It’s not a character judgment. It’s not an insult to the core of your being. I’m not questioning your right to an opinion or your validity as a person. I’m questioning one particular position you maintain: How can you enjoy such a terrible story, regardless of how good it looks? And if your defence is simply, “Fuck it, I like to turn my brain off and enjoy a pretty movie” then okay. (But seriously, how do you do that!?)

However you do manage to enjoy it, don’t try to tell us it’s a good movie. Don’t try to tell us that the screwed up story and idiot characters don’t matter, or aren’t there. Don’t tell us we can’t lambast that shite and all who enjoy it for being a part of the problem. You’re still good people – we just disagree with you about this. We might disagree with you about other things too. Don’t get upset when we rage against the crap we endured while we expected something better. There’s far too much spectacle over substance in Hollywood, and I’m getting sick of it. Cut back a few dollars on the special effects budget and hire a good writer who will tell a kickass story. In the meantime, we’re going to be pissed off at the rubbish stories that keep getting peddled out.

It’s our right to rage against a terrible film and you have to tolerate that.

NB: I don’t claim to be a flawless, master storyteller, but I constantly strive to write good stories that make sense, with believable characters. If I write shit, I want you to tell me about it, so I can work on getting better.

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Judgment Is Coming

After the horrible burn that was Prometheus, I’m very cautious about getting too excited for upcoming films. But there are two things this year I can’t help anticipating. The Dark Knight Rises and Judge Dredd. Based on this new trailer, I have a rising sense of excitement for Judge Dredd. It could actually be very good… Fingers crossed.

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Prometheus – what a pile of shite

Blade Runner is still the greatest movie of all time. Alien is still the benchmark movie by which all space-horror should be measured. It’s hard to believe that the man who brought us these amazing films is also responsible for the execrable mess that is the long-awaited Prometheus. I saw this movie last night and I’m still angry about it. I had to teach a tai chi class this morning and it was hard because underlying my calm, professional exterior was a seething, unavoidable rage at a film that couldn’t have been more shit if it actually tried to be the shittest film ever made. There will be spoilers here, but don’t worry – you should save your money and not see the film anyway. But I’m assuming most people have seen it already.

From a simple film-making point of view, it was a stunning achievement. The design, the effects, the atmosphere were all excellent. But that matters not when the story makes no sense. Seriously, a script written by randomly pulling letter tiles from the Scrabble bag would be more coherent. Now, before anyone thinks I’m totally missing the point, I know it’s a massive allegory for Creationism with an extremely heavy Christian agenda, brutally mixed with various other mythologies. It is written by Damon Lindelof, after all, who brought us the atrociously unacceptable Christian Shepherd ending to Lost. (Talking of scripts that make no fucking sense.) That allegory would annoy me anyway, in this case even more so as it’s rammed down our throats like a face-huggers egg tube. But I might be prepared to forgive the great exogenesis bullshit if it was tied into a credible story. But it’s not. It’s so far from a credible story that the film should be called The Great Incredible Anti-Story.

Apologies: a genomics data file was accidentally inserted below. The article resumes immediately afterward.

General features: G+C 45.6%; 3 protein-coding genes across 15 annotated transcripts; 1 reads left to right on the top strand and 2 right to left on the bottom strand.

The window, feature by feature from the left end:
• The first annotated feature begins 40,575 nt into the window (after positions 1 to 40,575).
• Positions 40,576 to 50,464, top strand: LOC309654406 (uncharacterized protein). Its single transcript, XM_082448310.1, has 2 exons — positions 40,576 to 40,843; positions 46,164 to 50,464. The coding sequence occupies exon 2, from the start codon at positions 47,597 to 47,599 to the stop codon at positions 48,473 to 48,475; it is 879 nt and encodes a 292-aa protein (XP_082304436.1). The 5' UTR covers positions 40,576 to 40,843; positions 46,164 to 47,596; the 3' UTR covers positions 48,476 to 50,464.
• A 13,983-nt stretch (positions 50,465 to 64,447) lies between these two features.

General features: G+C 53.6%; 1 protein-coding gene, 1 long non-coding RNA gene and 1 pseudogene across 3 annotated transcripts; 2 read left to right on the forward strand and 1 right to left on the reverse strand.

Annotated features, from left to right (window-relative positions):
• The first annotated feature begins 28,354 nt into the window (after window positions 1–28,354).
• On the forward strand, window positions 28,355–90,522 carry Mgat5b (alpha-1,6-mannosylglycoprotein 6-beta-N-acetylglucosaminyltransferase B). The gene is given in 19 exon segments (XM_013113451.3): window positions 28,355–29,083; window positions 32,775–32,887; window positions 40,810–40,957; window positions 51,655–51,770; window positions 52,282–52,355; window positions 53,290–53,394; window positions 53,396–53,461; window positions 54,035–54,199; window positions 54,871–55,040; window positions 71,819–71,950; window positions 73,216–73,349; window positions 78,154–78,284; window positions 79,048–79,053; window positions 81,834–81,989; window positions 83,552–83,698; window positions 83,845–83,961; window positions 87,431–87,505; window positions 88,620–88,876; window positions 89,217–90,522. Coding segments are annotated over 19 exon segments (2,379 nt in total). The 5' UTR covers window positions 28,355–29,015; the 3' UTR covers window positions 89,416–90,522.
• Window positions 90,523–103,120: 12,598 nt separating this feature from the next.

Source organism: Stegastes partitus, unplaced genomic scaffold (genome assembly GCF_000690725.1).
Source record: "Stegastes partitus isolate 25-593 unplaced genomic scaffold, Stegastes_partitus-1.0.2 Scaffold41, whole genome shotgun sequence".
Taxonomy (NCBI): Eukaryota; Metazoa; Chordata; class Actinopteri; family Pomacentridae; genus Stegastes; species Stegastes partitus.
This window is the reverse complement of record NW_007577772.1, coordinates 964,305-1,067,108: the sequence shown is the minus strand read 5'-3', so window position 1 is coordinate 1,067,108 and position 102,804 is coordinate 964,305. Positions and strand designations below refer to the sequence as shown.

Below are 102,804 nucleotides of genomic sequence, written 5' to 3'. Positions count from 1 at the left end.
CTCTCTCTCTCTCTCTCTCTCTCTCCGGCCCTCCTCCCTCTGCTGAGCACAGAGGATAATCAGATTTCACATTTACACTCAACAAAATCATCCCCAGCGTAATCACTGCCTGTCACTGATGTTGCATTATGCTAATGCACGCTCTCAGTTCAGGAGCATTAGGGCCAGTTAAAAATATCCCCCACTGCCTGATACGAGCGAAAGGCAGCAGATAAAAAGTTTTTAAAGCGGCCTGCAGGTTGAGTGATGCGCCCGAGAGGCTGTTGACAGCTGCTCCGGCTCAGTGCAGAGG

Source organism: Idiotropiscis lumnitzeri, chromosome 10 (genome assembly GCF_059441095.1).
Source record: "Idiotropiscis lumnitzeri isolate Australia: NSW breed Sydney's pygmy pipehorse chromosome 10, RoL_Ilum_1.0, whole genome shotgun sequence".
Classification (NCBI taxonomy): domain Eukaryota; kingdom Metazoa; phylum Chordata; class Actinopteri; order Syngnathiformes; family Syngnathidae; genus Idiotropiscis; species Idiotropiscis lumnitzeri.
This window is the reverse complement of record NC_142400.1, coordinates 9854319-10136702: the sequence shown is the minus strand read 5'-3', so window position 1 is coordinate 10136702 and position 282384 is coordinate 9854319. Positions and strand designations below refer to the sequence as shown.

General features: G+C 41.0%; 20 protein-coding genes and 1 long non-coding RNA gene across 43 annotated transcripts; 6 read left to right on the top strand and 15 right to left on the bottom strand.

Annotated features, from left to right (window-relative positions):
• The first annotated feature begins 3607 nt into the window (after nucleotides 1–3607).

It should have been awesome. The cast are one solid bunch of capable professionals, but they can’t be expected to save a film when the script is delivered to them as shit stains carefully shaped into letters on used toilet paper. That’s the only way I can imagine that this script was “written”. The character inconsistencies and plot holes in this film are breath-taking. I’ll just look at the first few things we see:

We open with a possible Earth and a huge, white, muscly alien dude drinking some goo that disintegrates him and seeds the planet with his DNA. Okay, I was prepared to buy that – there are surely better ways to mix their DNA with the goo, but if they use this whole sacrifice method, then sure. It’s absurd, but I’ll roll with for now.

Cut to humans investigating cave paintings. They spot a recurring theme – big dudes pointing at six dots. With absolutely no evidence or explanation whatsoever, this is interpreted by a Christian scientist as an invite by Von Daniken’s aliens to come and visit. Why!? What possible reason could there be to immediately assume that’s an invite? Well, we’re told later in the film, “Because that’s what I choose to believe.” Fuuuuuck!